Why aren’t we there yet? Continue reading
The University of Phoenix engaged with Enspire to create two video enhancements for the University’s EED/415 Elementary Methods: Mathematics course. Enter the Houndstooth team. For this video Houndstooth hit the streets around the UT Austin campus, capturing math-related thoughts, reminiscences, and even anxieties of passers by.
You may make fewer mistakes by making more mistakes.
(Whoah… that was deep, man.)
A recent post by Dr. Heidi Halvorson on Psychology Today makes that argument. In summary, if you let yourself make mistakes, you learn from them and end up making fewer mistakes in the long run. The trick is to shift your focus from Be-Good goals, where you hope to prove how smart you are, to Get-Better goals, where you hope to learn and improve. Continue reading
AMD Changing the Game, an initiative of the AMD Foundation, is AMD’s global signature education program designed to take gaming beyond entertainment, and inspire youth to learn. Houndstooth, Enspire Learning‘s media arm, developed this video in its entirety for AMD.
Not really. Iron Mike, if you’re reading this, I didn’t mean anything by it.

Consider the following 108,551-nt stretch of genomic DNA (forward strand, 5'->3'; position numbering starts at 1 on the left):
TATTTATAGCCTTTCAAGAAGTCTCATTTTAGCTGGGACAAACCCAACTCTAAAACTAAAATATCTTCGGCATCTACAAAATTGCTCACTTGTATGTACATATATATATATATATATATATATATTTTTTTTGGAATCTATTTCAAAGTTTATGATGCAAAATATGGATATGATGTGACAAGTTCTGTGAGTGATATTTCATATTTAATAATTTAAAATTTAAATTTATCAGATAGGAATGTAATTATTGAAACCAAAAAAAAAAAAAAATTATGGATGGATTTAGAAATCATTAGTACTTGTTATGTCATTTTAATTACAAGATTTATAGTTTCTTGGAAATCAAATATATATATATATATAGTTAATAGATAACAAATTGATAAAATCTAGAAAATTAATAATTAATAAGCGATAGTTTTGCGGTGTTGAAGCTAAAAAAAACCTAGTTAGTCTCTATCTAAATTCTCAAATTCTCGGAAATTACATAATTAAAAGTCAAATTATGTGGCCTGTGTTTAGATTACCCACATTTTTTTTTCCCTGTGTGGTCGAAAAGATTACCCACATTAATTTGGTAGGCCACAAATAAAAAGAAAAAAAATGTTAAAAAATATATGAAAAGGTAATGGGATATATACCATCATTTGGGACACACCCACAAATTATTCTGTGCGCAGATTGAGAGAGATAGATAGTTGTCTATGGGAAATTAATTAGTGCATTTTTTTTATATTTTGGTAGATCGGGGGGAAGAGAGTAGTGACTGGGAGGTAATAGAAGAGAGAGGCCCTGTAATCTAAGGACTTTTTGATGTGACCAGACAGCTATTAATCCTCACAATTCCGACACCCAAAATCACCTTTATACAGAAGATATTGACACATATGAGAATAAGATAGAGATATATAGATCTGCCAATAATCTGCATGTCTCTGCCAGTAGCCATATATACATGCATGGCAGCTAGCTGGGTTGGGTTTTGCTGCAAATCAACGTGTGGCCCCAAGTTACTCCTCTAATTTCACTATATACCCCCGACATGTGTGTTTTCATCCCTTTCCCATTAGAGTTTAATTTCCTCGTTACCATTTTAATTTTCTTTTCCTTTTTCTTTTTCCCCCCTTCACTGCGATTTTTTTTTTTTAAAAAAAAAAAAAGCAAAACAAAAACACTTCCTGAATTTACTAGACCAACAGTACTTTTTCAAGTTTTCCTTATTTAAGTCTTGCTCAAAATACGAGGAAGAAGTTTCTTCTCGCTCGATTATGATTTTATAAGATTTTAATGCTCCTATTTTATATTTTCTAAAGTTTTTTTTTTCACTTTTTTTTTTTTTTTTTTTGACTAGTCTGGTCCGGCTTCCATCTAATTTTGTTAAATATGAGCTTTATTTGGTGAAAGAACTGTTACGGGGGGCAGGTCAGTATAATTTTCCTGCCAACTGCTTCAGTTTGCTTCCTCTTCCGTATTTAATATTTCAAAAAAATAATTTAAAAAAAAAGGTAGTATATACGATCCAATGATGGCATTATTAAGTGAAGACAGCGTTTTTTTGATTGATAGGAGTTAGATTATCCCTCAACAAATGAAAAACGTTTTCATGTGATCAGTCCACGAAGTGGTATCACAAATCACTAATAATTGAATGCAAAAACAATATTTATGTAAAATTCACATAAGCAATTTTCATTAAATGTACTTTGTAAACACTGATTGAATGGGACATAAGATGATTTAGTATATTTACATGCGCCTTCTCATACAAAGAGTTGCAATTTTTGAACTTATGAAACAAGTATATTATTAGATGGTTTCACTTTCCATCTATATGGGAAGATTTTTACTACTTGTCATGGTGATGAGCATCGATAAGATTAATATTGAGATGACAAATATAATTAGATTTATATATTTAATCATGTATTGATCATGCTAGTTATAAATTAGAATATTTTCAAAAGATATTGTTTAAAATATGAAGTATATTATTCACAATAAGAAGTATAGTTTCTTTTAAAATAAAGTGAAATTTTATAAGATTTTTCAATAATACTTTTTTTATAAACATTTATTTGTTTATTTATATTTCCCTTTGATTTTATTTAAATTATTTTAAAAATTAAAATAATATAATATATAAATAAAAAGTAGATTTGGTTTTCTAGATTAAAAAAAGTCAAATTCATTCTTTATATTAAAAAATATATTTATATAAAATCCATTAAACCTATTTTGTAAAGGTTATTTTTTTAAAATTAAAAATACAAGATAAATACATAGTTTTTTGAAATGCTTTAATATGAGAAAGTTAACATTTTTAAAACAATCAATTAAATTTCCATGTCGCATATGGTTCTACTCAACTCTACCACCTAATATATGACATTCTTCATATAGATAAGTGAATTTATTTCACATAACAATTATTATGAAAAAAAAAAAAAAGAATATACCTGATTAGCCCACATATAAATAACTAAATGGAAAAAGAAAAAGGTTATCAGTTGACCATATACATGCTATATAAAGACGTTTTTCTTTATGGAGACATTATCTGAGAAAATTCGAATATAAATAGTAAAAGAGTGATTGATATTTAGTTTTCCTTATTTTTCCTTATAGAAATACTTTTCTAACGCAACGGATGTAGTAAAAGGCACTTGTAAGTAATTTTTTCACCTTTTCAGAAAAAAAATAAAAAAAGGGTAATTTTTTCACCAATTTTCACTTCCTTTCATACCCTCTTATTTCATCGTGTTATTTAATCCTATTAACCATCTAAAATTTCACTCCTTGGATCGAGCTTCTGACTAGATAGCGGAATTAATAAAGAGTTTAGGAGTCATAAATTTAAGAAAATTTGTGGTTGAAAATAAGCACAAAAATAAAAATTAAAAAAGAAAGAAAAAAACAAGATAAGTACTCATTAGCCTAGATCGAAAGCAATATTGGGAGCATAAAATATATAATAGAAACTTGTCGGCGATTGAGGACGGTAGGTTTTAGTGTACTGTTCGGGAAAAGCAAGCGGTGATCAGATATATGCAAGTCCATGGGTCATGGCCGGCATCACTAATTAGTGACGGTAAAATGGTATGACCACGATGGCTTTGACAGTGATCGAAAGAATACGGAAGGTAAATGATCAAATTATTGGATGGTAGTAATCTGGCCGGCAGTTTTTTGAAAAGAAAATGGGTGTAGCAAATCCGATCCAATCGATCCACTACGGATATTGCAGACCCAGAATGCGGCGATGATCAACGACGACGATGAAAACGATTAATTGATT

Like many children of the 1980s, I loved The Oregon Trail, that clunky but lovable educational computer game we played in elementary school. The game allows you to name your four traveling companions, and I frequently bestowed upon them the names of popular sports figures of the time. Hence, Mike Tyson and his frequent bouts with dysentery, cholera, typhoid, measles, and broken limbs. Occasionally I’d drown him while attempting to ford a river. This was, perhaps, my revenge for being certifiably awful at Mike Tyson’s Punch-Out!!
The point of this post, however, is not to reminisce about my childhood (besides, Michael Bay has already destroyed it). I recently revisited The Oregon Trail (and you can too!) and found that my perspective as a training professional has changed the way I view the game. I came to a startling conclusion about my experience with the game as a child: I didn’t learn anything from The Oregon Trail.